Christian Veterinary Mission provides services in Cherokee

by Jun 11, 2022COMMUNITY sgadugi0 comments



One Feather Staff


For two days, pet parents lined up with their cats and dogs at the Cherokee Indian Fairgrounds for veterinary services.  Volunteers with the Christian Veterinary Mission, based in Washington state, provided the services on the Qualla Boundary for the first time on June 10-11.

As Shane Davis, left, Cherokee Animal Control program manager, assists, Daniela Jaramillo, veterinary student at N.C. State University, does a preliminary check-up on Maze during a clinic hosted by the Christian Veterinary Mission at the Cherokee Indian Fairgrounds on Saturday, June 11. (SCOTT MCKIE B.P./One Feather photo)

“We share Christ’s love through veterinary medicine,” said Dr. Page Wages, DVM, organizer and team leader with Christian Veterinary Mission.  “It’s a way to bring people together through animals, and then we get to chat with them a little about Christ.”

She said the team did about 50 various spay and neuter surgeries on Friday, June 10, and there was a sizeable line forming on Saturday morning.  “I lead trips, and we normally go to Robbinsville.  I’ve been doing that probably 15 years.”

Dr. Wages was very pleased with the turn-out in Cherokee.  “Everybody has been really receptive.  I think people are enjoying it.  It’s kind of a low-cost spay and neuter, but otherwise, we can just reach out and reach people.”

The event in Cherokee was a partnership between the Christian Veterinary Mission, Grace Community Church, and Cherokee Animal Control.

Scott Hill, pastor at Grace Community Church, said, “There’s just such a need on the reservation. As you guys know, pets roam. So, to do the shots to make sure they’re up on their vaccines and things, just for public safety and health and so forth. But, really, even more than that is just to minister to the community – folks that otherwise, because it’s expensive to get dogs spayed and neutered, it’s just an opportunity to say, ‘hey, if you want it done, here’s a low-cost alternative that we can help you out with.’ So, really to minister and to reach out and say, ‘let us come alongside of you and help you in this way’.”

He was also pleased with the turnout.  “You know they’ve been over in Snowbird for a number of years and never been here.  So, with the turnout we’ve had this year, we’re hoping that this can become an annual event.”

Pastor Hill was complimentary of the Christian Veterinary Mission staff.  “These guys are absolutely amazing. I’ve never seen this done before but they’re just like a well-oiled machine in there. And the really amazing thing is they’ve never worked together before. There’s a couple of them that have done this together, but the majority of them, they’re just folks that signed up and said, ‘hey, I want to do this.’ So, this is their first experience of working together as a full team, which is unreal.”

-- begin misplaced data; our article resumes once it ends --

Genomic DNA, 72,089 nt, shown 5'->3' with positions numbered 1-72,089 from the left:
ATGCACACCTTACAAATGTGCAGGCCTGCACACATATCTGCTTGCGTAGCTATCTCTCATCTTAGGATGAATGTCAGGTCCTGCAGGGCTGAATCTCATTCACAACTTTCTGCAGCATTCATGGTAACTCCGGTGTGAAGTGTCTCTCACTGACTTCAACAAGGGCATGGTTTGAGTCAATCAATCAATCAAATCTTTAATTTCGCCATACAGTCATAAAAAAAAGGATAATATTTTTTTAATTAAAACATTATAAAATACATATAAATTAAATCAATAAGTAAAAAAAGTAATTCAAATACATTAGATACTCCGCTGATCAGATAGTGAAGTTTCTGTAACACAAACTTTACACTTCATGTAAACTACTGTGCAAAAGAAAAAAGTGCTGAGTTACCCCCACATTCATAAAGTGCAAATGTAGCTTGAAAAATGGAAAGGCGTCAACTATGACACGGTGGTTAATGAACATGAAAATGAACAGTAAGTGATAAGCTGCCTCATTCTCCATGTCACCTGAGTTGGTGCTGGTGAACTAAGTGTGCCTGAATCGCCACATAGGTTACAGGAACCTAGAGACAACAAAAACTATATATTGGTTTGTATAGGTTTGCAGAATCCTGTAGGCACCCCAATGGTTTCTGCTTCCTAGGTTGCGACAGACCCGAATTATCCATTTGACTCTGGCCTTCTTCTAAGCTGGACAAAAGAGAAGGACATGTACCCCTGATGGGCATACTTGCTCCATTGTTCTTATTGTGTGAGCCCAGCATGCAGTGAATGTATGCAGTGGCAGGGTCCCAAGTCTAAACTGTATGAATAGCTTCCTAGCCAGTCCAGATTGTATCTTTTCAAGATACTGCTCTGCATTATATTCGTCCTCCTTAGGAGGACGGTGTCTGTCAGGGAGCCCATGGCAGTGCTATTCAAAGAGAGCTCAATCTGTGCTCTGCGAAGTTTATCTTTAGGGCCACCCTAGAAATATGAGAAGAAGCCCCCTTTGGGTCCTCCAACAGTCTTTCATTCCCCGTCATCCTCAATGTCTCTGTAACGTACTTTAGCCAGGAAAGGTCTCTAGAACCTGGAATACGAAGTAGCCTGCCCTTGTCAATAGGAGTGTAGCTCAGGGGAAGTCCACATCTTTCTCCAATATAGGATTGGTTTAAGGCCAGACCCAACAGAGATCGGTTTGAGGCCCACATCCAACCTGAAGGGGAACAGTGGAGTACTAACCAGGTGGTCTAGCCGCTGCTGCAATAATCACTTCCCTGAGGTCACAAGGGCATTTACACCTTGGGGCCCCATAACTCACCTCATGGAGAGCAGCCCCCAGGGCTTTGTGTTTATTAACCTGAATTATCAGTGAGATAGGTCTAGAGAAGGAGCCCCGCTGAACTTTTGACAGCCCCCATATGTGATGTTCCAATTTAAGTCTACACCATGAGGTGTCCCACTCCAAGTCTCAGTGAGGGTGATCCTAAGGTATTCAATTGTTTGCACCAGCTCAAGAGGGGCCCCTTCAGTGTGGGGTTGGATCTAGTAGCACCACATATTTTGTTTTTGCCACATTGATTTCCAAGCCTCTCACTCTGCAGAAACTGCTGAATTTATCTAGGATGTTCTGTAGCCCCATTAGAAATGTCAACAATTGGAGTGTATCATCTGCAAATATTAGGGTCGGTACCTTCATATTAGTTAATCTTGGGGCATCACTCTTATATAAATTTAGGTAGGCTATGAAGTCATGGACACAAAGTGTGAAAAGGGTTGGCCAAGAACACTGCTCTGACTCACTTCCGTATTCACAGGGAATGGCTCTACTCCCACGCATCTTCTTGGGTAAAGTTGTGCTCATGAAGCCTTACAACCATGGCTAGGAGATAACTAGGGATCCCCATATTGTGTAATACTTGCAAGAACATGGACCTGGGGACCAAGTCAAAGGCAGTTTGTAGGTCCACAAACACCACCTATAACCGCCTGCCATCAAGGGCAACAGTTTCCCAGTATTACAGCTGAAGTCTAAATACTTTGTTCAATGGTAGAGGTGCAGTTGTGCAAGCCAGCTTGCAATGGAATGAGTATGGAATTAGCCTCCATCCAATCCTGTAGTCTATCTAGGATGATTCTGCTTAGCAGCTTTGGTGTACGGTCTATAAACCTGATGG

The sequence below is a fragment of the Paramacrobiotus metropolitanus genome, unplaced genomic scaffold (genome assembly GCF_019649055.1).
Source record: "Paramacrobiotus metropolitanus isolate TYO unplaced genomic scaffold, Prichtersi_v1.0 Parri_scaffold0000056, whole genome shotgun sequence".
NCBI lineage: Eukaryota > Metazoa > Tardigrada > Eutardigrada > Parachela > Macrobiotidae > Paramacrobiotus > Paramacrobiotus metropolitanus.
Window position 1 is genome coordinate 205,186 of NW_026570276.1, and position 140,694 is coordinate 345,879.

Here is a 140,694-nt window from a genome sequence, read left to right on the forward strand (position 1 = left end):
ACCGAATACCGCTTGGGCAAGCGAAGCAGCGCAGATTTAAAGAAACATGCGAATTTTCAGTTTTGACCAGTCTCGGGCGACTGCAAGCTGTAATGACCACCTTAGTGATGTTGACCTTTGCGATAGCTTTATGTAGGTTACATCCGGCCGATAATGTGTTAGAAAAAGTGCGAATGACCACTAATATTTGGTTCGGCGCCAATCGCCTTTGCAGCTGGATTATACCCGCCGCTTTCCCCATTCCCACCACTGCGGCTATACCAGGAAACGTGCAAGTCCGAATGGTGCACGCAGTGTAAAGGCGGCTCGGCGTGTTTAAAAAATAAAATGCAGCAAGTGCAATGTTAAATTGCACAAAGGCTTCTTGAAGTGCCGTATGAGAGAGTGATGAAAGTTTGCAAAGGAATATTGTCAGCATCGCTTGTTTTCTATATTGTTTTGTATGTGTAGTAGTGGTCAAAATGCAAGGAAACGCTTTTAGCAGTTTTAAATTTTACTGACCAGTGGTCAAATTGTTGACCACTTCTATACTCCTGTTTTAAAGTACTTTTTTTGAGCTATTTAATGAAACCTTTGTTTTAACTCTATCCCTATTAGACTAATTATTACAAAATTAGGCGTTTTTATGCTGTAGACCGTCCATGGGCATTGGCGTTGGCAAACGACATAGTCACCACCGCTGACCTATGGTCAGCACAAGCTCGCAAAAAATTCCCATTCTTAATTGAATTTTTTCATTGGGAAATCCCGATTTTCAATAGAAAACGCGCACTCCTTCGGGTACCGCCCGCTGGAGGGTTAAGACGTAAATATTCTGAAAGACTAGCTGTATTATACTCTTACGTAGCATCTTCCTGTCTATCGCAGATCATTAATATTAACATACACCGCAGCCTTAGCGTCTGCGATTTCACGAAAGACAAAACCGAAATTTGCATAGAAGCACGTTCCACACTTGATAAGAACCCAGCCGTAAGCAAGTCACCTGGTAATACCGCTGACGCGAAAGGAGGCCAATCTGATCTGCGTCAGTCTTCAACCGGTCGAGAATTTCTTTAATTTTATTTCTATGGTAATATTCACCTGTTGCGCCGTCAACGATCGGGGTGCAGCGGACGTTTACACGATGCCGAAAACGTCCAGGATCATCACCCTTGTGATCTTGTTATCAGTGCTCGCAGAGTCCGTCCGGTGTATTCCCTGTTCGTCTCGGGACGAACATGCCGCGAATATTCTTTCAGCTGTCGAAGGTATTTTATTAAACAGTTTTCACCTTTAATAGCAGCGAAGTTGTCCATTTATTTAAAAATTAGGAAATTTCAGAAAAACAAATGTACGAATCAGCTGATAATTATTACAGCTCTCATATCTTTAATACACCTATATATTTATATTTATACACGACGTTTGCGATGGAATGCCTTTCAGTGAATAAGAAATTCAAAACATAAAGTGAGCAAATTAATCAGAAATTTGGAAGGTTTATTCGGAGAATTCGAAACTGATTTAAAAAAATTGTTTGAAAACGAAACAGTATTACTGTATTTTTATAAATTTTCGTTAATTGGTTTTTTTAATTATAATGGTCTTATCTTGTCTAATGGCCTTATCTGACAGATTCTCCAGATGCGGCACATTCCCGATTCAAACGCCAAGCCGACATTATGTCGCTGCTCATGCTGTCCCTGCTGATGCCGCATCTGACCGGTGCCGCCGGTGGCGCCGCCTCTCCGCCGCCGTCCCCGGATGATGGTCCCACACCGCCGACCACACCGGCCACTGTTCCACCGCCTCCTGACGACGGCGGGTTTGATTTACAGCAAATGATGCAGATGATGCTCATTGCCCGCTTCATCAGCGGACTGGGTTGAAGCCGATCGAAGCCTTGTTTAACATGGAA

Tammy Jackson attends Grace Community Church and was very happy with the partnership formed between the organizations and what it could mean for the animals on the Qualla Boundary.  “If people are taking better care of their animals, getting them spayed and neutered, we won’t have the population of animals that people can’t feed or take care of.”

She said that will aid Cherokee Animal Control in their mission on the Qualla Boundary.  “Anything we can do to help that tribal program, we’re willing to do and also to help the community at large.”

Shane Davis, Cherokee Animal Control program manager, spoke highly of the partnership.  “I had heard about it (Mission) before because they’ve had it in Robbinsville, and I’ve been trying to figure out how to get this here.  Tammy (Jackson), through her church, got in touch with them, and then got in touch with me.  Of course, I was excited and I was glad it was coming here.”

He added, “I can’t take any credit.  I’m just here doing what I can and Tammy made it happen.  It’s what this community needs.”

Davis said a successful and continued partnership would help reduce the animal population in the coming years and avoid entire litters being dropped off at the Cherokee Animal Shelter.

Annette Rodriguez, of Cherokee, brought four dogs to the event on Saturday to get neutered.  “I think it’s fantastic because it costs $365 to have one dog done and here it’s going to be $30.”

She went on to say, “It’s good that they’re doing it because a lot of people here can’t afford to get all this done, especially if you’ve got a house full like me.  A lot of people have three or four cats, and you can’t afford $365 for each.”

For more information on the Christian Veterinary Mission, visit: